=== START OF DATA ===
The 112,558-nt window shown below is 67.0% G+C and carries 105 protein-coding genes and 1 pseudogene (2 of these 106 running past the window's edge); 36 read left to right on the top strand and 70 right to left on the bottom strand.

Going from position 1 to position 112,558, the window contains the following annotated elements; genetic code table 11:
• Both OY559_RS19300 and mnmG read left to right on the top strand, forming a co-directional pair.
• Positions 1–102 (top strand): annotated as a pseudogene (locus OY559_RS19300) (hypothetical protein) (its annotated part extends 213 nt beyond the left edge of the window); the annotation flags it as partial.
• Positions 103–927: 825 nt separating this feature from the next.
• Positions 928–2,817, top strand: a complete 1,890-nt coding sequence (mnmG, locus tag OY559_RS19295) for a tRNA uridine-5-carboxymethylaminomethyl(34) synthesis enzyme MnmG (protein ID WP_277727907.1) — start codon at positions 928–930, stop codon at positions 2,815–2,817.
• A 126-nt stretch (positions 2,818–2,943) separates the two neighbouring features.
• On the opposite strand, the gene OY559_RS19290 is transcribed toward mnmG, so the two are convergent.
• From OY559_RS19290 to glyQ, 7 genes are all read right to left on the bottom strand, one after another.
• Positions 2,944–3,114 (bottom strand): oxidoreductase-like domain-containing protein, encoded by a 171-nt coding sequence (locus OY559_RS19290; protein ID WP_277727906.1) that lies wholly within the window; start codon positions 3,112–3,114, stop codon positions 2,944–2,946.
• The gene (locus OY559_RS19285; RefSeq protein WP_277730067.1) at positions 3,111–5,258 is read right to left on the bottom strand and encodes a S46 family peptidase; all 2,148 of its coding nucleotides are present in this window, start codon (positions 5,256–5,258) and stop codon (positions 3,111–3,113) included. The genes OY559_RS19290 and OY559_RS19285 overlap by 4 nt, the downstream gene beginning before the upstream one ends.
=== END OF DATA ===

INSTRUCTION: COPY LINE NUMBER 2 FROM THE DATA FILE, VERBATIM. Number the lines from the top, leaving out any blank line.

Going from position 1 to position 112,558, the window contains the following annotated elements; genetic code table 11: